Reveling in Reverie— From the Lens of a Senior and a Fresher

The pandemic, along with all its other peculiarities, has left us all with some emptiness. From the freshers to the seniors, we’ve all missed out on a share of experiences. Encompassing the situation, we bring to you an exchange of letters between a fresher and a senior.


Dear Aakanksha,

I hope you’ve been doing well. I’ve been meaning to write to you. We had planned to meet right after my end-semester exams. I was taken aback when I received your text about going into quarantine. The last few weeks have been perplexing. From the hurried vacating of our hostels to the menacing second-wave, it has been a whirlwind of emotions. 

As a fresher, before I arrived in February, I had only seen Manipal through its photographs. Fuzzy images of the Student Plaza’s concentric circles, the sunlit evenings, the colossal grounds, and the dreamy roads would fleet through my mind as I attended my online courses. All covered up in my blanket, I would think to myself—when am I ever going to get rid of these zoom calls? 

Around the first week of February, I heard a beep on my phone. To my absolute surprise, it was an email from MIT, which said that the freshers were called to the campus. The following two weeks were an anxious mix of excitement and anticipation. Hopping on my flight, I was engulfed by a sigh of relief. Yes, I would miss home, but the wait had been far too long. The first month at Manipal was a whirlwind. We went from writing end-semester exams to going under lockdown, and much to our chagrin, coming back home. And ah, missing out on some of the best events of the year. Revels, TechTatva, and so much more! You would always rave about how eventful your days were, especially around the time of these fests. I don’t know when we’ll get to walk around and explore the campus the way we had planned to. For now, though, this one month gave me a mini idea of what college is like, and I can’t wait to see more of it!

I mean, we’ve all had certain expectations from this year. We want it to be better than the last. We want life to return to normalcy, and we’re witnessing a transformation that screams the very opposite. With tens of thousands of unanswered questions that loom over our minds as we hunch over our laptops, we ask ourselves—what could have been? When I look around me, I’m bemused to see the way our lives have changed. From minor things like the death of handshakes to some much more significant impacts on the economy, COVID-19 is a continuing shock to the world.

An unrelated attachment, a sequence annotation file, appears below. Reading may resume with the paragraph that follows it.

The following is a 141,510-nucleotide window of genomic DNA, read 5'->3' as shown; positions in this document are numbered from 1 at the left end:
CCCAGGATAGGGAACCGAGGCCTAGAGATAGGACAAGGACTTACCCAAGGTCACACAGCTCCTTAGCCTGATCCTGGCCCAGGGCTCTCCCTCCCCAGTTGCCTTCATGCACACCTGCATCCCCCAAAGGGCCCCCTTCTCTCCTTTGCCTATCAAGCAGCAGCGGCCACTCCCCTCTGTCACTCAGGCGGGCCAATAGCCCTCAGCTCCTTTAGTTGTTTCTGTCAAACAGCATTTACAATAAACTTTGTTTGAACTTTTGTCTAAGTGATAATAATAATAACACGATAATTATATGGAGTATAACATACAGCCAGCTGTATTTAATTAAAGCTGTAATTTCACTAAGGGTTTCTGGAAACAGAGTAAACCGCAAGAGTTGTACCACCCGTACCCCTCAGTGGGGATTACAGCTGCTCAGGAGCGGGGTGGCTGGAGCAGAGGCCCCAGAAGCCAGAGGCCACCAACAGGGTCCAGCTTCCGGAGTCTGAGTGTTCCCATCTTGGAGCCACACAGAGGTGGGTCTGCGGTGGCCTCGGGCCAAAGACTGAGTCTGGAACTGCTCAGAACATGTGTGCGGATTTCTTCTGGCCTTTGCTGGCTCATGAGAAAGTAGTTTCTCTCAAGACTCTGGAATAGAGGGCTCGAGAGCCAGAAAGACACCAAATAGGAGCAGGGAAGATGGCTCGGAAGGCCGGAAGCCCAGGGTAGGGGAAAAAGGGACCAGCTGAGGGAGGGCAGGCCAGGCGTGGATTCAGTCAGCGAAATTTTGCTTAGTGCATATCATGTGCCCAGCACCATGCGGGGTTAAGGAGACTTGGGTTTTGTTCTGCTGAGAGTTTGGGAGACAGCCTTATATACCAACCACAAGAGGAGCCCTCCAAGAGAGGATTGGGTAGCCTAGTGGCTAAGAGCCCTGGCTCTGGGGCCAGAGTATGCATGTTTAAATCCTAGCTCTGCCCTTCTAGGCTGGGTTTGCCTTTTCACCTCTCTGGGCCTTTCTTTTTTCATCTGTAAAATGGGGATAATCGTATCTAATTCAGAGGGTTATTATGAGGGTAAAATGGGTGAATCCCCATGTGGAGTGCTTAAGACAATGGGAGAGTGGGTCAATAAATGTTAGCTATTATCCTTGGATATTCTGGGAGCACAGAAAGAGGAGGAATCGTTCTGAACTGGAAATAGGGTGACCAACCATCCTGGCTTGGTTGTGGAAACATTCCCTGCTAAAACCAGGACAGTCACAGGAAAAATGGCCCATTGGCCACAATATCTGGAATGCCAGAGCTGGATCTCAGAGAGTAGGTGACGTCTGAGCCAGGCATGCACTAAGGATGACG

While staying in has its positives, for many, the pandemic has led to deteriorating mental health. On many days, at 7 am, my alarm blares and I look at the screen, completely forlorn. The day passes by, and I’m left with this uneasy feeling right in my guts. The worst part is, I know so many peers who face this lack of control, of sorts. I remember you telling me about it too, and I hope it’s gotten better since. 

I guess it’s a couple more months before our country completes its vaccination drives. It’s a confusing time, but all we can do is look forward to the next time we meet. Living our best years the way we ought to while hoping to see the world and all its people heal from their scars. I hope this letter reaches you soon enough. Can’t wait to hear from you! 

With love,



Dear Snehal,

It is so lovely to hear from you! I hope everything is well on your end. Although it seems like we’re brought back to square one, hurried back into the monotonous regime of online classes—It must have felt rejuvenating to get to experience most of what Manipal really is. The situation was handled to the very best of the authorities’ abilities. The incertitude of leaving home during a pandemic must have been a little difficult compared to my departure from the ‘nest’.